So let's play a game. Let's not start by wallowing in two decades of conventional wisdom, of fame and infamy, starting with what we already know Schindler's List to be, and look for proof that we're right; let's start with the movie itself, and try to figure out what it is from there. Because I must say, the first thing that the movie itself suggests to me is neither a pandering wallow in tacky sentiment slathered all over the gravest event known to history, nor the profoundest filmed exploration of the Holocaust yet made: it is a morality play about a craven bureaucrat finding his soul. Bureaucracy, at any rate, is the first thing that Schindler's List presents, long before it gets to to the Holocaust, or even its first named Jewish character: after a brief prologue that simply establishes a tone of reflection and Judaic ritual, the first thing that happens in the legitimate plot is watching the isolated moments of a man whose face we do not see assembling himself for a party, putting on his fine clothes, his costly accessories, and lastly, the punchline of a Nazi Party pin. Taken as a whole, this opening scene very efficiently and cleanly presents to us a man putting on Nazism with the same blitheness as his fancy cufflinks, and for much the same purpose: to impress people. And that is very much who this man, Oskar Schindler (Liam Neeson), reveals himself to be: a glad-handling entrepreneur who sees the onset of World War II as an irreplaceable business opportunity, and the military officers of the Nazi Party nothing but the objects of his schmoozing, nothing but the cogs he must grease to ensure that his own money-making endeavors will be as untroubled as possible.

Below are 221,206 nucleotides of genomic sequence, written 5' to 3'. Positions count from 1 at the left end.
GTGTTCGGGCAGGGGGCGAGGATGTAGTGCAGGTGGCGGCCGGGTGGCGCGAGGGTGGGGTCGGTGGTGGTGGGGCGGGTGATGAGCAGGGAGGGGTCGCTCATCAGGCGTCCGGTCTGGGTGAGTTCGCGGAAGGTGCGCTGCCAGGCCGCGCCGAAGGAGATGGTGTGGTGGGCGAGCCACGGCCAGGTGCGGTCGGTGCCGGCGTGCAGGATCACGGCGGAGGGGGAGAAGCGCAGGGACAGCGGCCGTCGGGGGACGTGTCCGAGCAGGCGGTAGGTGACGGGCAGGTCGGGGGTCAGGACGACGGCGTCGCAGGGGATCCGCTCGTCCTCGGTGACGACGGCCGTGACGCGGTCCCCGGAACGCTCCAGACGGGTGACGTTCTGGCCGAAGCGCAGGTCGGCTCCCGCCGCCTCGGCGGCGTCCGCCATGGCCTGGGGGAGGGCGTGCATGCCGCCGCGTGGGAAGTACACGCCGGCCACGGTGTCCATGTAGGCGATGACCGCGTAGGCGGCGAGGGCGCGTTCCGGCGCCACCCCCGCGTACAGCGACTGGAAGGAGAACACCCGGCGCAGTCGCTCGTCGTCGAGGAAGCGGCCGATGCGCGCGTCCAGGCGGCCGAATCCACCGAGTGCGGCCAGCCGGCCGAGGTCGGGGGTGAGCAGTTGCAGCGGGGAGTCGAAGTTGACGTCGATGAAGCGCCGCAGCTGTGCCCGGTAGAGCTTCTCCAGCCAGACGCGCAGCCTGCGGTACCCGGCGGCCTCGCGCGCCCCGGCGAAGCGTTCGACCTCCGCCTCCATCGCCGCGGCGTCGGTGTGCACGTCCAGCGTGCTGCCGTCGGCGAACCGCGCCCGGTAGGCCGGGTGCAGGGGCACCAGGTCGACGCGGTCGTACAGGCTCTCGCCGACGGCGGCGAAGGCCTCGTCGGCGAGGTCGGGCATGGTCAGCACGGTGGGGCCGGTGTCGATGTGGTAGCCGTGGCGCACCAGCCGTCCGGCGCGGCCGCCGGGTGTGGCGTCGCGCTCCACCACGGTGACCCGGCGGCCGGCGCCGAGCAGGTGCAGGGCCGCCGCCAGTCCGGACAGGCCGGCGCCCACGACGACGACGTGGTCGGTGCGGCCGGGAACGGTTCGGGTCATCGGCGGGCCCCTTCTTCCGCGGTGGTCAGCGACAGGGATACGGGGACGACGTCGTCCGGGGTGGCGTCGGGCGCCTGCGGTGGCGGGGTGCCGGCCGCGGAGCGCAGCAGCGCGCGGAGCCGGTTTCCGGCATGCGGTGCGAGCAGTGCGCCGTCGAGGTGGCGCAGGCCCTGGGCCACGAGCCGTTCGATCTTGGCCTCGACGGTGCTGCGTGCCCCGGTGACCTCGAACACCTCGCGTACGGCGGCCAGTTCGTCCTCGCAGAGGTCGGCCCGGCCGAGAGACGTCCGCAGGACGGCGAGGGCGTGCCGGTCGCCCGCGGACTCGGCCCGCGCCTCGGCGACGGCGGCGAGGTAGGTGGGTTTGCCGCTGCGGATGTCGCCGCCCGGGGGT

The film tracks this charming but merciless war profiteer as he determines how to use the worn-down, ghettoised Jews of Kraków, Poland as a cheap and anxious-to-impress labor force, allowing himself to be slowly, almost accidentally goaded into regarding them with fondness and a protective eye by his Jewish accountant, Itzhak Stern (Ben Kingsley), until he finally reaches the point that he would rather drive his career and fortune into the dust in order to save as many of them as he can, making up a list of all the Jewish workers he can afford to "buy" from the particularly psychopathic SS Untersturmführer, Amon Goeth (Ralph Fiennes), in charge of the concentration camp from which Schindler's workforce had been culled.